To ask the Scottish Executive, further to its news release of 12 November 2007 that stated that an extra 150 police officers would be recruited by the end of the financial year, whether those were recruits whom chief constables were already planning to recruit. (S3O-5085)
We promised that in 2007-08 we would recruit 150 additional officers, and that is what we delivered. This year, we are committed to recruiting 450 additional officers and, already, 440 of those officers have been recruited, with the remainder to follow.
Forces will be recruiting more than 1,600 officers this year—an all-time record. We will also recruit a further 200 officers in each of the subsequent two years.
We are well on our way to recruiting 1,000 additional police officers, as we promised to do in our manifesto. As I have said before, all of those officers are over and above recruitment that was already planned by forces.
We inherited the lowest police recruitment since devolution, but we have tackled that head on. As I announced on Tuesday, with 16,526 full-time equivalent police officers, we now have the
Last November, the Cabinet Secretary for Justice promised the Parliament that he would recruit an additional 150 police officers by the end of the financial year. I have in my possession a legally obtained document prepared by a senior police officer that confirms that the introduction of the so-called additional 150 police officers was already being planned by chief constables throughout Scotland.
Will the cabinet secretary apologise to the Parliament for failing to meet his commitment to deliver those additional police officers and for his blatant attempt to cook the books?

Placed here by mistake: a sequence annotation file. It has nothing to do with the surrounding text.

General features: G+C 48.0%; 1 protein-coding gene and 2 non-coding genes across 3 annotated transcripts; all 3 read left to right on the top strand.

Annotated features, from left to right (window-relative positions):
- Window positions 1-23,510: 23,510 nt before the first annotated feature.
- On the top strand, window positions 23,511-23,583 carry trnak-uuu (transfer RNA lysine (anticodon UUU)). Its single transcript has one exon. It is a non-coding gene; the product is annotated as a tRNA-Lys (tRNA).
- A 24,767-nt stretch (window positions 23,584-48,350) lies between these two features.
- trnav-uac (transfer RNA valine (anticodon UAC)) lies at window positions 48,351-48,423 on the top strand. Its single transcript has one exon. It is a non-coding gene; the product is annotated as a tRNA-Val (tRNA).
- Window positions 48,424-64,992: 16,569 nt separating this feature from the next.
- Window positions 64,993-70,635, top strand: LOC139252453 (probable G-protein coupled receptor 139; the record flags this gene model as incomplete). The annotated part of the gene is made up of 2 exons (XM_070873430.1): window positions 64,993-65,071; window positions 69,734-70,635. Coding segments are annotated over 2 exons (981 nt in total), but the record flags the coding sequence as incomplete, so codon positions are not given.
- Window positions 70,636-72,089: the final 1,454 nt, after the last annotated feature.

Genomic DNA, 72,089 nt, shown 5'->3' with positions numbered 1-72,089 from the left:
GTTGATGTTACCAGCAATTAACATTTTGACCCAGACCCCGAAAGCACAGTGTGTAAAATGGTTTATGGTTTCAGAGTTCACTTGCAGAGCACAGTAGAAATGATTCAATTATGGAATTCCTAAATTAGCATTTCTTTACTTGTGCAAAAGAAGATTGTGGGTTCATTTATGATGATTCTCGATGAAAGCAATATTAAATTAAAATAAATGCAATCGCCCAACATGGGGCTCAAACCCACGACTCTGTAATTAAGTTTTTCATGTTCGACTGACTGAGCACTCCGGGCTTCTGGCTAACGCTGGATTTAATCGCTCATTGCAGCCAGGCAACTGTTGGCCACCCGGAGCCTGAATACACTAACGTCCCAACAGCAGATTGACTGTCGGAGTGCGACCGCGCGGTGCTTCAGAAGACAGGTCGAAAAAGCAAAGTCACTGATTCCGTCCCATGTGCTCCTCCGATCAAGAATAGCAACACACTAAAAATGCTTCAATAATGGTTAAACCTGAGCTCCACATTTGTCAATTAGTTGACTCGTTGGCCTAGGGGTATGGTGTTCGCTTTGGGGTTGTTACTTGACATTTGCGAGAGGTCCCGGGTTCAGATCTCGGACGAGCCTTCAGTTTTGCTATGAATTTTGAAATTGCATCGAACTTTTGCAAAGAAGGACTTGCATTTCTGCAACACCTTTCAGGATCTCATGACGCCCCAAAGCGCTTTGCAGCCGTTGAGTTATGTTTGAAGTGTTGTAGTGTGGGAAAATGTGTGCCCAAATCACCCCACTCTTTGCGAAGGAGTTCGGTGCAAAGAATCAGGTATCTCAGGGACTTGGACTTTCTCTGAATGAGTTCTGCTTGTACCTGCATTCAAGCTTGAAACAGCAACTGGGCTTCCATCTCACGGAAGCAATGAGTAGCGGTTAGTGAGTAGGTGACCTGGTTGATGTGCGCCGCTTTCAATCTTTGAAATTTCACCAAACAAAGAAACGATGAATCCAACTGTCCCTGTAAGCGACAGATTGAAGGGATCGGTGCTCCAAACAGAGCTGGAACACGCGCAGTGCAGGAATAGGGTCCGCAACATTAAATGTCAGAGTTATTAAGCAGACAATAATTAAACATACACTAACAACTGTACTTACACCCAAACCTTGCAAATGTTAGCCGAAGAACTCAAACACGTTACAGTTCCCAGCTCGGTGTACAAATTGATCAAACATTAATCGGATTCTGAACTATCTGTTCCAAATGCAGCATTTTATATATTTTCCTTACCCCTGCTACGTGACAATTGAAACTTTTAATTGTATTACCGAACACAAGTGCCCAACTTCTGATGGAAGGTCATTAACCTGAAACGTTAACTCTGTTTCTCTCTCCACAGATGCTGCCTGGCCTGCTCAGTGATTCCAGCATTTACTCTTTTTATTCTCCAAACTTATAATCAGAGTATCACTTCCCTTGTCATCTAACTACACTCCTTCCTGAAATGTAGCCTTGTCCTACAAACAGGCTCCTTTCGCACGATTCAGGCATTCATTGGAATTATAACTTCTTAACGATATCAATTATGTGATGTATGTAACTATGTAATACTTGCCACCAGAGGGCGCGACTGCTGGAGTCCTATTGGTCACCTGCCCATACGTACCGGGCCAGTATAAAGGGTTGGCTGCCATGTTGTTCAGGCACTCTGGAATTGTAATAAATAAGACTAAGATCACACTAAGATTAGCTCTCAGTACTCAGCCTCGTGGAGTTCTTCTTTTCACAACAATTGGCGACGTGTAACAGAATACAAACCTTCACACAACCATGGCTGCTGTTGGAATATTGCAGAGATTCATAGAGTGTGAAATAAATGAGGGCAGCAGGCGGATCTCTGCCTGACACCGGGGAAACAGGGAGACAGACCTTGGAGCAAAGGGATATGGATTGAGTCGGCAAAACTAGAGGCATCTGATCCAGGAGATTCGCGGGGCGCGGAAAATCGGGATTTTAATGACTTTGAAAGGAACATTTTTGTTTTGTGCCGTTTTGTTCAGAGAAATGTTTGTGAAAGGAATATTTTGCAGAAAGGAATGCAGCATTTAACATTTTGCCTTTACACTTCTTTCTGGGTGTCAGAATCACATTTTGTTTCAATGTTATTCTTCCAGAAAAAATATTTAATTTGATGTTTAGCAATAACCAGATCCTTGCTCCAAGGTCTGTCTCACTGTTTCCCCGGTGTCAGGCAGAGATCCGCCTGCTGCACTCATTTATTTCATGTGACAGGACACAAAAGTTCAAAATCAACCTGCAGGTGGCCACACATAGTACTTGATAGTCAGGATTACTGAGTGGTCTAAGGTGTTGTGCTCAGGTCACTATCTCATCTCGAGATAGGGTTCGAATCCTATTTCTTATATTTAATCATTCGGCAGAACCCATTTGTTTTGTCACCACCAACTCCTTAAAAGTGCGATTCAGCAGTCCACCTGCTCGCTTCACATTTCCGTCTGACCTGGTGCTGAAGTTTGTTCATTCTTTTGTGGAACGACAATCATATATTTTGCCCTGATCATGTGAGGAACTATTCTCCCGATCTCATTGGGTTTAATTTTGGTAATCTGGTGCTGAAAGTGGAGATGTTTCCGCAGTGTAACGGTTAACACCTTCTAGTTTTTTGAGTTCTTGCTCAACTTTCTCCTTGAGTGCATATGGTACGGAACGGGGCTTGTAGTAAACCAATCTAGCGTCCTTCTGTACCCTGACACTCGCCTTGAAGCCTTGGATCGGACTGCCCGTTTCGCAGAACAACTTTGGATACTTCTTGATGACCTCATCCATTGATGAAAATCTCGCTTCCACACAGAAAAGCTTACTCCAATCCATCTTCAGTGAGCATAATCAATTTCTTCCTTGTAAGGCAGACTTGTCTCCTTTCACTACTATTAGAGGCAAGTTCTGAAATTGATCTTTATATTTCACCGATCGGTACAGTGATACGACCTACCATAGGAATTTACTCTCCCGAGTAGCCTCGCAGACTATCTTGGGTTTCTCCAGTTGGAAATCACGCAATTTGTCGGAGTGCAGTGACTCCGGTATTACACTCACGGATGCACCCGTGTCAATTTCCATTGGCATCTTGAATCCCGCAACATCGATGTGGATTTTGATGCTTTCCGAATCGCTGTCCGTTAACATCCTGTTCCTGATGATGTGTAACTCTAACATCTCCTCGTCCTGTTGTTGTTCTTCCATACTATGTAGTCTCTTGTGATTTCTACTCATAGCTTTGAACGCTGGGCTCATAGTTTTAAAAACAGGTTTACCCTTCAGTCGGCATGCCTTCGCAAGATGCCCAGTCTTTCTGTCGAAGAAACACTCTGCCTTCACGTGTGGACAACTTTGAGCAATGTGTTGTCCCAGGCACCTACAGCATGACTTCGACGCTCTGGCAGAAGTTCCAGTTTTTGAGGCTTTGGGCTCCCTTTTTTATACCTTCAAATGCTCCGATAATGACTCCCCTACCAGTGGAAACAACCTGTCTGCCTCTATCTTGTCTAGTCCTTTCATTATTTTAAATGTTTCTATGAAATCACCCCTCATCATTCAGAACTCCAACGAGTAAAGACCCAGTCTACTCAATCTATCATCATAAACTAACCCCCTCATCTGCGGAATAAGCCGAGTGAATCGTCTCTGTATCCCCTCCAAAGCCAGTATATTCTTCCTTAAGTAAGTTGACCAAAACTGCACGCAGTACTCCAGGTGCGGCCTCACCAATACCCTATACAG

Absolutely not. If Labour had remained in power, it would not have committed to recruiting even one additional officer. We inherited from Labour the lowest level of recruitment since devolution, despite the fact that we also faced the highest level of retirals due to demographic trends.
We made a commitment to deliver 1,000 additional officers; we delivered 150 in our first year; and we are 10 short of delivering on our commitment for this year—and we will deliver. We have a record number of police officers but, as we have said, the issue is not simply the number of officers but how we deploy them. That is why I pay tribute to the chief constables for ensuring that the officers that we recruit are supplemented by officers who are taken from behind desks and put into our communities to make those communities safer and stronger.
Will the cabinet secretary join me in congratulating Strathclyde Police, which has increased its numbers by more than 200, ensuring that the citizens of Glasgow and beyond are safe in their communities? Does he agree that rather than being concerned about whether the recruitments are planned or not, the public are just happy to have more police on the streets?
Absolutely. It was a pleasure to meet Chief Constable Stephen House on Tuesday when we were confirming the record number of police officers—I know that he has done a fantastic job in recruiting. I also pay tribute to the Strathclyde Police joint board—and to Councillor Rooney in particular—which has ensured that it brings in recruits, in addition to those that are delivered by the Government, and that it redeploys officers. I concur entirely with my colleague's sentiments.